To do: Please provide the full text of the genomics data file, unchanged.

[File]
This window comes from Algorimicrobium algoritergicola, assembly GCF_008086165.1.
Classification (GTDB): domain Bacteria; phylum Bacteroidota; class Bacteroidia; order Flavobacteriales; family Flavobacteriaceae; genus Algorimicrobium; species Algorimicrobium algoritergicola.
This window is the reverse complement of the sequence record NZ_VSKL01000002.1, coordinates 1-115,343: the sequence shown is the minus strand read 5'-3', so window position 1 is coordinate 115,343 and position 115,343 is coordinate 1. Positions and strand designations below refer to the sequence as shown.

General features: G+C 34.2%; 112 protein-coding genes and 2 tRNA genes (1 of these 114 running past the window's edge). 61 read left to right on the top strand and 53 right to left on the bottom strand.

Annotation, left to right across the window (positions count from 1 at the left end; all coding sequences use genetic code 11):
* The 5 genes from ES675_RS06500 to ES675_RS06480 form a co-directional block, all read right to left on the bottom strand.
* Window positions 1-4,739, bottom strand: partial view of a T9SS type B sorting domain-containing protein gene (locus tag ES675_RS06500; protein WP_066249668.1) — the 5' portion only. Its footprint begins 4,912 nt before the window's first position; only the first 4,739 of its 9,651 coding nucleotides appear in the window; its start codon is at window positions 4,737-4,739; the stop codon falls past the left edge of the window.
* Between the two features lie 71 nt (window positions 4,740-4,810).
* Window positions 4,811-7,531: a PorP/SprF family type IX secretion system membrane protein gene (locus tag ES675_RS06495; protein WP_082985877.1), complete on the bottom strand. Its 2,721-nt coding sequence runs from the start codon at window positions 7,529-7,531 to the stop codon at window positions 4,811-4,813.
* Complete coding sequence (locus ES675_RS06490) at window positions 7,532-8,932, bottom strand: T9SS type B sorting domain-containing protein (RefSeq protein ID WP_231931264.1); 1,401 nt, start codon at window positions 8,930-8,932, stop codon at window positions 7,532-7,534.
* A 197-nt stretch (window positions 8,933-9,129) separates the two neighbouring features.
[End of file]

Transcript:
This window comes from Algorimicrobium algoritergicola, assembly GCF_008086165.1.
Classification (GTDB): domain Bacteria; phylum Bacteroidota; class Bacteroidia; order Flavobacteriales; family Flavobacteriaceae; genus Algorimicrobium; species Algorimicrobium algoritergicola.
This window is the reverse complement of the sequence record NZ_VSKL01000002.1, coordinates 1-115,343: the sequence shown is the minus strand read 5'-3', so window position 1 is coordinate 115,343 and position 115,343 is coordinate 1. Positions and strand designations below refer to the sequence as shown.

General features: G+C 34.2%; 112 protein-coding genes and 2 tRNA genes (1 of these 114 running past the window's edge). 61 read left to right on the top strand and 53 right to left on the bottom strand.

Annotation, left to right across the window (positions count from 1 at the left end; all coding sequences use genetic code 11):
* The 5 genes from ES675_RS06500 to ES675_RS06480 form a co-directional block, all read right to left on the bottom strand.
* Window positions 1-4,739, bottom strand: partial view of a T9SS type B sorting domain-containing protein gene (locus tag ES675_RS06500; protein WP_066249668.1) — the 5' portion only. Its footprint begins 4,912 nt before the window's first position; only the first 4,739 of its 9,651 coding nucleotides appear in the window; its start codon is at window positions 4,737-4,739; the stop codon falls past the left edge of the window.
* Between the two features lie 71 nt (window positions 4,740-4,810).
* Window positions 4,811-7,531: a PorP/SprF family type IX secretion system membrane protein gene (locus tag ES675_RS06495; protein WP_082985877.1), complete on the bottom strand. Its 2,721-nt coding sequence runs from the start codon at window positions 7,529-7,531 to the stop codon at window positions 4,811-4,813.
* Complete coding sequence (locus ES675_RS06490) at window positions 7,532-8,932, bottom strand: T9SS type B sorting domain-containing protein (RefSeq protein ID WP_231931264.1); 1,401 nt, start codon at window positions 8,930-8,932, stop codon at window positions 7,532-7,534.
* A 197-nt stretch (window positions 8,933-9,129) separates the two neighbouring features.